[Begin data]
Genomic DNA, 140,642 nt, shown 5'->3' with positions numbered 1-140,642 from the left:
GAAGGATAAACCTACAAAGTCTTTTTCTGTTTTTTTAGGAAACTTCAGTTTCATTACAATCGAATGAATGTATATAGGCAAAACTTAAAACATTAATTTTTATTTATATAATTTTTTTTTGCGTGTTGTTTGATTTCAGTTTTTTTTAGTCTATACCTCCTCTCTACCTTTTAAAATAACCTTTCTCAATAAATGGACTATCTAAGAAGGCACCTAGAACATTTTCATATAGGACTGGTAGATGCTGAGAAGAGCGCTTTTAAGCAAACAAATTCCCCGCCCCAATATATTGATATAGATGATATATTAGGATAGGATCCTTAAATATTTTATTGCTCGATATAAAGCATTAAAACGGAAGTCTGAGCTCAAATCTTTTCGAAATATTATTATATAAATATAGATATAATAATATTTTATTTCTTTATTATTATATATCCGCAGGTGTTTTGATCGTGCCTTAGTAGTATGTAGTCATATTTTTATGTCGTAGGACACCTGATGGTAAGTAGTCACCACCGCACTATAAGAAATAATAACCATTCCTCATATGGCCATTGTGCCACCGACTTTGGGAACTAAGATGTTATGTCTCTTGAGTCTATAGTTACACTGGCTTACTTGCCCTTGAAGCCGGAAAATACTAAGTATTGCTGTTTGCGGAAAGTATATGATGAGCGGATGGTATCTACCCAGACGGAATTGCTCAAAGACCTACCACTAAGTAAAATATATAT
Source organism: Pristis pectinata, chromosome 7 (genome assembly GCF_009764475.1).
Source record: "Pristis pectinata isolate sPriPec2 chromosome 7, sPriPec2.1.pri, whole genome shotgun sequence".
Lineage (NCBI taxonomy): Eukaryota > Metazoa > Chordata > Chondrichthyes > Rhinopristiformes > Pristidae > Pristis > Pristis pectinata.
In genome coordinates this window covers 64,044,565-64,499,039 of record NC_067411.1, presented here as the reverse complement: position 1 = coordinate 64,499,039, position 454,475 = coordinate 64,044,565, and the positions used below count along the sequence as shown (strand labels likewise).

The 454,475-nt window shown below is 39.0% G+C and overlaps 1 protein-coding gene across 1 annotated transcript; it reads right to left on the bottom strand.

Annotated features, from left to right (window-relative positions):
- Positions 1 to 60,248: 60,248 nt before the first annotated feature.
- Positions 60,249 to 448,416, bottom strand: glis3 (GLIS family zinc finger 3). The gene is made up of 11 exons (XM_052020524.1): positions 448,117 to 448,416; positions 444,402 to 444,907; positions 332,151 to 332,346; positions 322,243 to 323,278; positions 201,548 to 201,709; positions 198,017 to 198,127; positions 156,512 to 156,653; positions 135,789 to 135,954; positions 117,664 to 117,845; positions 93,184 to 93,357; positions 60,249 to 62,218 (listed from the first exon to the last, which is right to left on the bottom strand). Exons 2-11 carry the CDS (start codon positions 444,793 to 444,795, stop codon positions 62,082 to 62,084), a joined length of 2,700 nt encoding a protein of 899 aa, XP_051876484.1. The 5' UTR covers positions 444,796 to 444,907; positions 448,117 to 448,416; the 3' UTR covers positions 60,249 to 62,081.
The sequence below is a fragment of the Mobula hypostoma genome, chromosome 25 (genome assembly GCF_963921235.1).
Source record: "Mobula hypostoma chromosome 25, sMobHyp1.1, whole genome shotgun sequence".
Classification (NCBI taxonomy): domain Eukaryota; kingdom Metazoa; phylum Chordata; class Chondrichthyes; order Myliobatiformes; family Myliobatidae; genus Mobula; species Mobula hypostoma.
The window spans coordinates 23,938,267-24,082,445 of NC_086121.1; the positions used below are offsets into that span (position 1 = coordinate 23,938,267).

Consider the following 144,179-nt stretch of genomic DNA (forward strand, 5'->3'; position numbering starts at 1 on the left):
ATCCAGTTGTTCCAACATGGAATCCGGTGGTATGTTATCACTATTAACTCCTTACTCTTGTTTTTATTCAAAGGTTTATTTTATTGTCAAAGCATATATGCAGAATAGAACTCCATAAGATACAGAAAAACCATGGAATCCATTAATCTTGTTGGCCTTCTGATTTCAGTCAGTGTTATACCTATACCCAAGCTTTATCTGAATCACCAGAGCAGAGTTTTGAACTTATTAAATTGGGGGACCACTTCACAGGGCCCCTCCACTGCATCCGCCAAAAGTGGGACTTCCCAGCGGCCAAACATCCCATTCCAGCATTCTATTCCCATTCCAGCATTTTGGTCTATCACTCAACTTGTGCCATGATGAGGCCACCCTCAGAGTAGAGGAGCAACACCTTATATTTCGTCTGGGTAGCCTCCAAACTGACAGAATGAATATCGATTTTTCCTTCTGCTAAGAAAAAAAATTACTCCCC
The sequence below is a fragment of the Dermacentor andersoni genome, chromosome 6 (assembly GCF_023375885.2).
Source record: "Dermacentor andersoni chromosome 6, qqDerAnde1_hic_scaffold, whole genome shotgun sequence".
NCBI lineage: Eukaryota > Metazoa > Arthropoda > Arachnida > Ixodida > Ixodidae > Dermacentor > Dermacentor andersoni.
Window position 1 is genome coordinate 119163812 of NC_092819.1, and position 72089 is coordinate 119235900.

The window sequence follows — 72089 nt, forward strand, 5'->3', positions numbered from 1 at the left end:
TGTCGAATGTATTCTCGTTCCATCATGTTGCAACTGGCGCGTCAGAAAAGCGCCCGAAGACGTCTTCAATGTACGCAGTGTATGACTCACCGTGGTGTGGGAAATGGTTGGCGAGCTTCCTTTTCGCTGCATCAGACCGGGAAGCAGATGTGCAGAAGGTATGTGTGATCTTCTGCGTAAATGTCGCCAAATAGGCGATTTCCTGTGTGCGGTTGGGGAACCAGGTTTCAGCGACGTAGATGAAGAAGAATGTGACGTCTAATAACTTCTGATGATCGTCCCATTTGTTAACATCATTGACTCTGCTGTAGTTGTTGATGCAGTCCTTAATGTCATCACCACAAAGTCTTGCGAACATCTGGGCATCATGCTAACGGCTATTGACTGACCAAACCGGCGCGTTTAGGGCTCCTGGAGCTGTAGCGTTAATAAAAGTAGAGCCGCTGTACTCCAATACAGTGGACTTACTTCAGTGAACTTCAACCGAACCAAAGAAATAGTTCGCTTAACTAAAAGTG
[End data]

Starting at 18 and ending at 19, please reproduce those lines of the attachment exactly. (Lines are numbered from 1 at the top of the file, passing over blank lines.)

Source record: "Dermacentor andersoni chromosome 6, qqDerAnde1_hic_scaffold, whole genome shotgun sequence".
NCBI lineage: Eukaryota > Metazoa > Arthropoda > Arachnida > Ixodida > Ixodidae > Dermacentor > Dermacentor andersoni.